How to Edit Your Photos

As photographer-artists, we all strive to make beautiful photos. But how do we do it?

Why Edit?

We edit our photos, to elevate[editus] them.


In the past, a photo-editor (for TIME) magazine was an individual who SELECTED your photos, and decided how to sequence/show your photos.

Now– when we say “edit” our photos, we mean to say “post-process” our photos (adjust contrast, black and white, cropping, etc).

But what does it really mean to edit a photo?


  1. The art of selecting your best photos (deciding which photos to keep or which photos to ditch)
  2. Post-editing (image-manipulation afterwards)

Why edit?

The purpose of editing is to elevate your photos — to make them stronger.

1. Choosing your best work

Note how I worked the scene, to get the man to have the dramatic light on his face.

First of all, when you’re out shooting photos, you determine which scenes or people you want to photograph.

Then what you do is ‘work the scene‘ — shoot lots of photos of the same scene.

When you get home, you look at your ‘contact sheets‘, and determine the best version of the photo.

2. Determining the best composition

How do you know which photo is your best?

My suggestion:

Deconstruct and analyze the photograph, in order to figure out *why* you like the picture.

For example, look how I analyze the composition of my photo below:

3. Figure to ground test

The next thing I like to do is to test the ‘figure to ground’ — to see whether there is clear separation between the subject and background.

A simple way to do this:

Increase the contrast and brightness to the max — to better see the separation.

You can also add ‘gaussian blur’ in photoshop– to better see the edges of your photo:

Then you can paint in the details — using Photoshop and the Polygonal lasso tool, and filling the colors:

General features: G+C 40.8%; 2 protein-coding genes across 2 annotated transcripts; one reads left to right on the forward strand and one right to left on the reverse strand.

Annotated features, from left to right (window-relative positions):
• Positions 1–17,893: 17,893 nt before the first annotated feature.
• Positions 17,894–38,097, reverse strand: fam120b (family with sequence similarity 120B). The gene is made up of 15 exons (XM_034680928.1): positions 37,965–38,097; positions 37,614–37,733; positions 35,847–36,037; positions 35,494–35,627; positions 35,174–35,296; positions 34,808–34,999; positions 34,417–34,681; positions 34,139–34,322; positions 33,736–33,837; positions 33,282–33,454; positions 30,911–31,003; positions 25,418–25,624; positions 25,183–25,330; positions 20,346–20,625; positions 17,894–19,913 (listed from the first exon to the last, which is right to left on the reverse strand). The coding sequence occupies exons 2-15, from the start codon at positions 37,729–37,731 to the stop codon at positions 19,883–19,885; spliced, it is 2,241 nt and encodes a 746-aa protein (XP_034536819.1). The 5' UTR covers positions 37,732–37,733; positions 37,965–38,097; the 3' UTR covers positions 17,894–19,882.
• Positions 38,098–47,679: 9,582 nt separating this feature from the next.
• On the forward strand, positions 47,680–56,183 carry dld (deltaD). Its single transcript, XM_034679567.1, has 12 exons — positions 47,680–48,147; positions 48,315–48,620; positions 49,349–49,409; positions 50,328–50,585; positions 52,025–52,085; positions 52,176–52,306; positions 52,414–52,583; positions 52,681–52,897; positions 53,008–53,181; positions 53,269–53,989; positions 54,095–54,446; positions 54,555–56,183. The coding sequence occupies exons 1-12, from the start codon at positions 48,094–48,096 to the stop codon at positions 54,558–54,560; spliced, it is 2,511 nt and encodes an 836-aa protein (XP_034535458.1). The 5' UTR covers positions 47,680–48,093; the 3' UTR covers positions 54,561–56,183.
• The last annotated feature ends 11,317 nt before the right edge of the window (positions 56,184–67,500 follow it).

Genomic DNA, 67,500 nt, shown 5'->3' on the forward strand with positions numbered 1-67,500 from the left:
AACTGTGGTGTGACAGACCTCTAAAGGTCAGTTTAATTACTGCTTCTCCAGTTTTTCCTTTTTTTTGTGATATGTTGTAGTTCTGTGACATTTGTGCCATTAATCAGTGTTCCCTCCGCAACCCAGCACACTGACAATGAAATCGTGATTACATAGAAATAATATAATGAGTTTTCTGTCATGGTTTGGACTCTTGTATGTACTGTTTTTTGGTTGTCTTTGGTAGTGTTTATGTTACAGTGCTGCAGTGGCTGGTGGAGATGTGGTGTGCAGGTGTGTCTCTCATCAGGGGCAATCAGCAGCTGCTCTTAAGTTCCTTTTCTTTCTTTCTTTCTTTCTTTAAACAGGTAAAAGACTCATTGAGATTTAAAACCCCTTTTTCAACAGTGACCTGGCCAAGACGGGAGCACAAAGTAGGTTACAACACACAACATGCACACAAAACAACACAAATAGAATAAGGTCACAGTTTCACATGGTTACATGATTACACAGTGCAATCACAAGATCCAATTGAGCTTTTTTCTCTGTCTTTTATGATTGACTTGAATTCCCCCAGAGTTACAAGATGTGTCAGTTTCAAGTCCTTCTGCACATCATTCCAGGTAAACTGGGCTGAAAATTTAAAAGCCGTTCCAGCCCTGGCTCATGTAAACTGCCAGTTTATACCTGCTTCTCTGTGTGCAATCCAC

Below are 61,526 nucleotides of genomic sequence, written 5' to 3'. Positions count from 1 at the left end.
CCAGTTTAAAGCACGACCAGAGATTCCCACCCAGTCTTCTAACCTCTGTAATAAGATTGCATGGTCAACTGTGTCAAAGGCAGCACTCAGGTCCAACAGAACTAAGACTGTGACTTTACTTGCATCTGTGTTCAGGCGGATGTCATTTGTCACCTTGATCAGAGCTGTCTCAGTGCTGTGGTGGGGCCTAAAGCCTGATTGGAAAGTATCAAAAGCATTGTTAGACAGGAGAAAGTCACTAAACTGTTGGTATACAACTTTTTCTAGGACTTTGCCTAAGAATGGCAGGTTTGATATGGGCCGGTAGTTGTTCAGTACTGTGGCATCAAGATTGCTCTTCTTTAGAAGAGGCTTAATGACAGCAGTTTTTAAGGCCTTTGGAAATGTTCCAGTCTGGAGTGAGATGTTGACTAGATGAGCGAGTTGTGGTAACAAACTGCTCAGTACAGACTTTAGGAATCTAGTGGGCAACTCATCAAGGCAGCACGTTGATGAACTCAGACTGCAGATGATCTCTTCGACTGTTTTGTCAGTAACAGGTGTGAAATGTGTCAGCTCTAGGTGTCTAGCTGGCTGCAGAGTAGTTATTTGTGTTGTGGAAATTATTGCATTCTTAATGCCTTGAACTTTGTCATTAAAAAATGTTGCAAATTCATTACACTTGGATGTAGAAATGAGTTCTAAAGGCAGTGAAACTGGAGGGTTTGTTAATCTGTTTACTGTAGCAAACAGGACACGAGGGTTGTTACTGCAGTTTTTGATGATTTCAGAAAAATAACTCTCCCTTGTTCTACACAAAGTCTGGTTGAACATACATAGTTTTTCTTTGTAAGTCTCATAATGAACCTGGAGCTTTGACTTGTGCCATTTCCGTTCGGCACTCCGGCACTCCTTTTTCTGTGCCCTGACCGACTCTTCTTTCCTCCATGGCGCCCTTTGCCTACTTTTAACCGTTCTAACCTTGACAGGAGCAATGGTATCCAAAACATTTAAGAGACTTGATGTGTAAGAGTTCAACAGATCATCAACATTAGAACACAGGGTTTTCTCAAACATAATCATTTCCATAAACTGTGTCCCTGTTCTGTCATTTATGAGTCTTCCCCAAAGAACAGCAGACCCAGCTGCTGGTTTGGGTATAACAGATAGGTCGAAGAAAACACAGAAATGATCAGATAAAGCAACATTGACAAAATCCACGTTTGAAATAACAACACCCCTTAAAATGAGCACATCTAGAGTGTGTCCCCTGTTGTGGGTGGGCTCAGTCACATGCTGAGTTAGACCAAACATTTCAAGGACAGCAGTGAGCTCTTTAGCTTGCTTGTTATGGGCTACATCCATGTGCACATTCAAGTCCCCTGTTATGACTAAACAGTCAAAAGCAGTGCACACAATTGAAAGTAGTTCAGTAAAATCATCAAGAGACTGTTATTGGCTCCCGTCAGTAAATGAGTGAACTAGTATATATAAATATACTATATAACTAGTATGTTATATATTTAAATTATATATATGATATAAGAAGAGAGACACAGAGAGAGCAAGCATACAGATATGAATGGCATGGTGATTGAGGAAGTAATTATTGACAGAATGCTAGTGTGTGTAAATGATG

Voila– you’ve made your own abstract Picasso.

4. Experiment with different color overlays

Try out using different color overlays; to re-vision your photos in new ways.

For example, a red color mask overlay (in Photoshop with the ‘darken’ overlay function in Layers):

Or just keep fucking around with the filters, until you get strange things like this:

5. The tyranny of photographers

Ultimately, the tyranny of photographers from the past is this:

They told us what we couldn’t do (what was ‘forbidden’ in the art of photography), and what we *should* do (according to their tyrannical philosophy).

For example, I love Henri Cartier-Bresson to death, but he was the ultimate tyrant. He made all the rules of photography (no crop, no color film, no wide-angle lenses or telephoto lens, no flash, etc). Yet at the end of his life, he renounced photography. and said something like:

Photography isn’t as legitimate as painting. Painting is the ultimate visual-art-form.

Thus for the rest of his life, Henri Cartier-Bresson just sketched, painted — work which paled to comparison to his magnificent photos.

Why did Henri Cartier-Bresson renounce photography? My theory: He was such a self-tyrant on himself, he didn’t allow himself to evolve and change (like his contemporary, Josef Koudelka).


There are no rules to editing. Do whatever you want.

Be fiercely aggressive in your experimenting. Know there are still so many new photos, compositions, and visual images which don’t yet exist!


Photography 101 >

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Learn From the Masters of Photography


“He without a past has no future.”

Start here:

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The Masters of Photography

Prague, 1968. Josef Koudelka / Magnum Photos
Prague, 1968. Josef Koudelka / Magnum Photos

Classics never die: